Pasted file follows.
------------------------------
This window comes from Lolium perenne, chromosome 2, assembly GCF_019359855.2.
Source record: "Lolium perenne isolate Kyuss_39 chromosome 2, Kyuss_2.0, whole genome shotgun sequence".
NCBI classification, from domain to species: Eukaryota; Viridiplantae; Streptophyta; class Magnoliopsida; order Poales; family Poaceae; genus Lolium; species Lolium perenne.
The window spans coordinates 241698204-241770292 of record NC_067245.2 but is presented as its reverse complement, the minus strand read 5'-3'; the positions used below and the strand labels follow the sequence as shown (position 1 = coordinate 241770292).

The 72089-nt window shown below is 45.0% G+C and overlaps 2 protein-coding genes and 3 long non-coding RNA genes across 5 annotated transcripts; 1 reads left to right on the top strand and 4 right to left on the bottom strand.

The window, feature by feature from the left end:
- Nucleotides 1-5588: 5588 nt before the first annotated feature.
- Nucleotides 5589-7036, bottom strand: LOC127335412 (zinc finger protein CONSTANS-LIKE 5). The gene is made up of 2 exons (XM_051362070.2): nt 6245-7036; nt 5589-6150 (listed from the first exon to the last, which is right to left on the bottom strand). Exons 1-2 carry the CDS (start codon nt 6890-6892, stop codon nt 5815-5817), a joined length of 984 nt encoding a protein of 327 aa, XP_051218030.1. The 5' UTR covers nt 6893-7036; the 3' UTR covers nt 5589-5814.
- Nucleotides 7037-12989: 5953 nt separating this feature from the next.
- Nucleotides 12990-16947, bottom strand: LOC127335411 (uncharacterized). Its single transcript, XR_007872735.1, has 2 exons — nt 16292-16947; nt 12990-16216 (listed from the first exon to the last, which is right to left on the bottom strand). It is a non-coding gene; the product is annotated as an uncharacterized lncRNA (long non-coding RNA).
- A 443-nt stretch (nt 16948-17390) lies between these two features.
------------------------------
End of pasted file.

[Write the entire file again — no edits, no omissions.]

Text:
This window comes from Lolium perenne, chromosome 2, assembly GCF_019359855.2.
Source record: "Lolium perenne isolate Kyuss_39 chromosome 2, Kyuss_2.0, whole genome shotgun sequence".
NCBI classification, from domain to species: Eukaryota; Viridiplantae; Streptophyta; class Magnoliopsida; order Poales; family Poaceae; genus Lolium; species Lolium perenne.
The window spans coordinates 241698204-241770292 of record NC_067245.2 but is presented as its reverse complement, the minus strand read 5'-3'; the positions used below and the strand labels follow the sequence as shown (position 1 = coordinate 241770292).

The 72089-nt window shown below is 45.0% G+C and overlaps 2 protein-coding genes and 3 long non-coding RNA genes across 5 annotated transcripts; 1 reads left to right on the top strand and 4 right to left on the bottom strand.

The window, feature by feature from the left end:
- Nucleotides 1-5588: 5588 nt before the first annotated feature.
- Nucleotides 5589-7036, bottom strand: LOC127335412 (zinc finger protein CONSTANS-LIKE 5). The gene is made up of 2 exons (XM_051362070.2): nt 6245-7036; nt 5589-6150 (listed from the first exon to the last, which is right to left on the bottom strand). Exons 1-2 carry the CDS (start codon nt 6890-6892, stop codon nt 5815-5817), a joined length of 984 nt encoding a protein of 327 aa, XP_051218030.1. The 5' UTR covers nt 6893-7036; the 3' UTR covers nt 5589-5814.
- Nucleotides 7037-12989: 5953 nt separating this feature from the next.
- Nucleotides 12990-16947, bottom strand: LOC127335411 (uncharacterized). Its single transcript, XR_007872735.1, has 2 exons — nt 16292-16947; nt 12990-16216 (listed from the first exon to the last, which is right to left on the bottom strand). It is a non-coding gene; the product is annotated as an uncharacterized lncRNA (long non-coding RNA).
- A 443-nt stretch (nt 16948-17390) lies between these two features.